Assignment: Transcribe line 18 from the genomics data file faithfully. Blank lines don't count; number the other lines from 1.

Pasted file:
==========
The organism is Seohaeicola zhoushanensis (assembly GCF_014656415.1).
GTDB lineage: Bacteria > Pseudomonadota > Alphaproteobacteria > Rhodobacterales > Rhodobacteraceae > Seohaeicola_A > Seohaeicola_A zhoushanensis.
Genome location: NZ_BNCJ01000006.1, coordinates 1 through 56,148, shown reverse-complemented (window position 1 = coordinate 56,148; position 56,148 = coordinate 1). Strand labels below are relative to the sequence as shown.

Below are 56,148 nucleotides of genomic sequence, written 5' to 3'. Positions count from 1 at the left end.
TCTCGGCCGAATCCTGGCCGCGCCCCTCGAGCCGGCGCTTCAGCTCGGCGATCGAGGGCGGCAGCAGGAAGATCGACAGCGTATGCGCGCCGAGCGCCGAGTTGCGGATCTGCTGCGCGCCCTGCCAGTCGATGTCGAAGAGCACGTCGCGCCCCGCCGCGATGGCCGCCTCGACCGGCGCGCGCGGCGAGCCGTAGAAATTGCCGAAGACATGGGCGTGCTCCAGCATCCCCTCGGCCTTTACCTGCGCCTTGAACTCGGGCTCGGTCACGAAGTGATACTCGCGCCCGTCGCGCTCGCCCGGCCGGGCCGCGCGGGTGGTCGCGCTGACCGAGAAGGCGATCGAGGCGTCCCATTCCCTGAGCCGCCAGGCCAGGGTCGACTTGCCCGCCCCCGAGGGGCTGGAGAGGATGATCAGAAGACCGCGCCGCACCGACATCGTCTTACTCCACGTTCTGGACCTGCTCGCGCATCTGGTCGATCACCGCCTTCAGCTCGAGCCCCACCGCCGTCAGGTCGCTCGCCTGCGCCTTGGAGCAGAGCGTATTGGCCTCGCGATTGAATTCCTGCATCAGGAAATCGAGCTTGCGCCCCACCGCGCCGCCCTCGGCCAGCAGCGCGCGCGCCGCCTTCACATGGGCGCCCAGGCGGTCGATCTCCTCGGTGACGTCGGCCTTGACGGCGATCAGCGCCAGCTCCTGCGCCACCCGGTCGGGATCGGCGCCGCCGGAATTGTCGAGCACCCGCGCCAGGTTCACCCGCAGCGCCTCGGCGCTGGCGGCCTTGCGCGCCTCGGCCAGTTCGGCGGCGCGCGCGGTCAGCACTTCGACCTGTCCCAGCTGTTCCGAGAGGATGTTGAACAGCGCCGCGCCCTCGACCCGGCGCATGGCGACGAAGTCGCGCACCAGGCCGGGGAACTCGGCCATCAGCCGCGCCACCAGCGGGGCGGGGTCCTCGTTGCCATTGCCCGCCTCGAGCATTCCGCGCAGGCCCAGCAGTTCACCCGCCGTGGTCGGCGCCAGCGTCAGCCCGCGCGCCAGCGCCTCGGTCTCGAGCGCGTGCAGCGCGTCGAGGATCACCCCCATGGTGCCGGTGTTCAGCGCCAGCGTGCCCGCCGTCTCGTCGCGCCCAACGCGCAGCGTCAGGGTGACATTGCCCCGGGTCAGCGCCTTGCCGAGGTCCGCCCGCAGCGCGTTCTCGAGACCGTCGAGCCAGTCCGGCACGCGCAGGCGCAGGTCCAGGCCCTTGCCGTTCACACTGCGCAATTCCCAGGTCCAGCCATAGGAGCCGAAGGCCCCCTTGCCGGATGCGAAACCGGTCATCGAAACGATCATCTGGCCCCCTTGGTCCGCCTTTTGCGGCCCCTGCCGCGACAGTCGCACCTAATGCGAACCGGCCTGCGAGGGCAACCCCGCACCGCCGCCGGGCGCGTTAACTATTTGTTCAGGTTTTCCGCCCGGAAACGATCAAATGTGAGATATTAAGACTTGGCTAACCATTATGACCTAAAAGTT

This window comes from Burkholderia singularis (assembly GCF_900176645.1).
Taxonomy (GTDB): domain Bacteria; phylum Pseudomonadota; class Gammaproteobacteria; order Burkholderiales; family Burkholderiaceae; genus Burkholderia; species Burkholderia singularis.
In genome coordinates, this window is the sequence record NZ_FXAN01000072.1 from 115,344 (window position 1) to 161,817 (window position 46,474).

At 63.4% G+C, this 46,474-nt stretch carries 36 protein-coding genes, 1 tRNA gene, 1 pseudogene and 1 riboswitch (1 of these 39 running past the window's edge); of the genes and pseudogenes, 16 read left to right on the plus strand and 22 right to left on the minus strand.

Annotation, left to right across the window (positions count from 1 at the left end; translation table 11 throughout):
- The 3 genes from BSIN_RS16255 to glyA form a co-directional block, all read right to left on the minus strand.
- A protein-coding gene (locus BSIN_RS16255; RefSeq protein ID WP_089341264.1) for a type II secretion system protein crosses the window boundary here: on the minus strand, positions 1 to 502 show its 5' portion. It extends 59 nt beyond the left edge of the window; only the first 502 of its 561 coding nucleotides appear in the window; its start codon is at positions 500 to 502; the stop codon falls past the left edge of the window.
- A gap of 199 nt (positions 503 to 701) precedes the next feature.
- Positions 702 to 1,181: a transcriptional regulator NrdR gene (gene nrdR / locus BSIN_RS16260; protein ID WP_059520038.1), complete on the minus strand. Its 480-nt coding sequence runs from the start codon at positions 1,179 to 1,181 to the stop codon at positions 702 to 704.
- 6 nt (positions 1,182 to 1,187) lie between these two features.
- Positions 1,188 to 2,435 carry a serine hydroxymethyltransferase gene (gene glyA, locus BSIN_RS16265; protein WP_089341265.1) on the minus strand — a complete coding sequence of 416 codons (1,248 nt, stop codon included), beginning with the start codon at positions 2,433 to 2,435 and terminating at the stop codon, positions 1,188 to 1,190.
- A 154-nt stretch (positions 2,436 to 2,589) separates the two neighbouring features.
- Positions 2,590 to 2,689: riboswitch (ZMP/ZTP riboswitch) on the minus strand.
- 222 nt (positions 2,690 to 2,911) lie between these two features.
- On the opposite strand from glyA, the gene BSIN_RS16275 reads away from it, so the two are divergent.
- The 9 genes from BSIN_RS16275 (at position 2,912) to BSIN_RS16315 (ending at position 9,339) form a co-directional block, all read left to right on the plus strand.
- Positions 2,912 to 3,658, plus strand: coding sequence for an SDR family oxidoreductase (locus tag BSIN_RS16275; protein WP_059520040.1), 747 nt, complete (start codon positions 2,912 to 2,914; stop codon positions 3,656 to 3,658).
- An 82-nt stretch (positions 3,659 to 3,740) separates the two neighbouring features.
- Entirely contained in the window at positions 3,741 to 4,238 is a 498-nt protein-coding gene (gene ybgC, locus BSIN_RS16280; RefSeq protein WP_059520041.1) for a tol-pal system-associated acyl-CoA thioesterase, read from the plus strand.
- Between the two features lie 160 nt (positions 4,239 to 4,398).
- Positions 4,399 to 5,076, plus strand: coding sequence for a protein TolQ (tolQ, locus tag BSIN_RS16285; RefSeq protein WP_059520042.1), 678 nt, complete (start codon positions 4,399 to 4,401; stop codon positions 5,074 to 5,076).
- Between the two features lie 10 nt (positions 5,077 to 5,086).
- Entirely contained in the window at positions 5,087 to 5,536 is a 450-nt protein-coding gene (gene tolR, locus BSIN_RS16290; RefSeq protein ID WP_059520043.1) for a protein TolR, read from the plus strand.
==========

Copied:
- Positions 2,590 to 2,689: riboswitch (ZMP/ZTP riboswitch) on the minus strand.